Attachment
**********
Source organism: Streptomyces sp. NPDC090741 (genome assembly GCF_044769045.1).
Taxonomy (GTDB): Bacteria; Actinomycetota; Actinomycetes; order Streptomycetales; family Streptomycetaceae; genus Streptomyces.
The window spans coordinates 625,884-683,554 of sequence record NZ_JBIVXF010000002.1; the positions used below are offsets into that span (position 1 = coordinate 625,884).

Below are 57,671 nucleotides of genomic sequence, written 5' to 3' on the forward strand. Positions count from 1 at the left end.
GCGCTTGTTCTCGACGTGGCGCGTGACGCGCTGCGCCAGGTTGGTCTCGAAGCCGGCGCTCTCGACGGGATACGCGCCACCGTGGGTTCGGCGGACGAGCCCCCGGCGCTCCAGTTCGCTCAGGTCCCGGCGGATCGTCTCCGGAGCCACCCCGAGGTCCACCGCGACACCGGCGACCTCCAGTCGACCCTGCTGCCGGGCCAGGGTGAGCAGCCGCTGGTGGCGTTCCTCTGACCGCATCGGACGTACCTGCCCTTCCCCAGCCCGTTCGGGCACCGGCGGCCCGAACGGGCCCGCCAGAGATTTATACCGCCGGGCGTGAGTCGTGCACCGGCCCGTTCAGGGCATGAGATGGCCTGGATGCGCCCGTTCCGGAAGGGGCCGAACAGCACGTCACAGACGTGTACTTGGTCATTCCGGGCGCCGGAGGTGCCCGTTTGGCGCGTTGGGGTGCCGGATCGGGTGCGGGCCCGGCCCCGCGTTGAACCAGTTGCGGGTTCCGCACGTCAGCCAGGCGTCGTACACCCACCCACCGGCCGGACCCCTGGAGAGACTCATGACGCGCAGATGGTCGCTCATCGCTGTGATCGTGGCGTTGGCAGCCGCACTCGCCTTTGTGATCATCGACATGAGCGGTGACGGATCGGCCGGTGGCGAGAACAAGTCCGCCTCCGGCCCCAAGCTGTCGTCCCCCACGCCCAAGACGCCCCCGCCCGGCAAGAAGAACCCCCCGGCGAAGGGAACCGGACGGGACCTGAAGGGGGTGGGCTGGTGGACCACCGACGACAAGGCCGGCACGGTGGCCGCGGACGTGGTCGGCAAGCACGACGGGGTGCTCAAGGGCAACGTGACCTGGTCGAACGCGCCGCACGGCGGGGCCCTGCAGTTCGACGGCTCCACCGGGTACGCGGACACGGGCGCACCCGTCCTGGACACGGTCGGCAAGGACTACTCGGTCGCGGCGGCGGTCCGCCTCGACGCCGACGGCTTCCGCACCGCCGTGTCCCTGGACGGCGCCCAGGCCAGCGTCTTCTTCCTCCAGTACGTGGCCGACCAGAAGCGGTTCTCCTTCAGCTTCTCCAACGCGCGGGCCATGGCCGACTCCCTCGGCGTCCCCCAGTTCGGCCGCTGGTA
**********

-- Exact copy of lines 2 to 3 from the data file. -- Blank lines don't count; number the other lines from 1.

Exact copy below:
Taxonomy (GTDB): Bacteria; Actinomycetota; Actinomycetes; order Streptomycetales; family Streptomycetaceae; genus Streptomyces.
The window spans coordinates 625,884-683,554 of sequence record NZ_JBIVXF010000002.1; the positions used below are offsets into that span (position 1 = coordinate 625,884).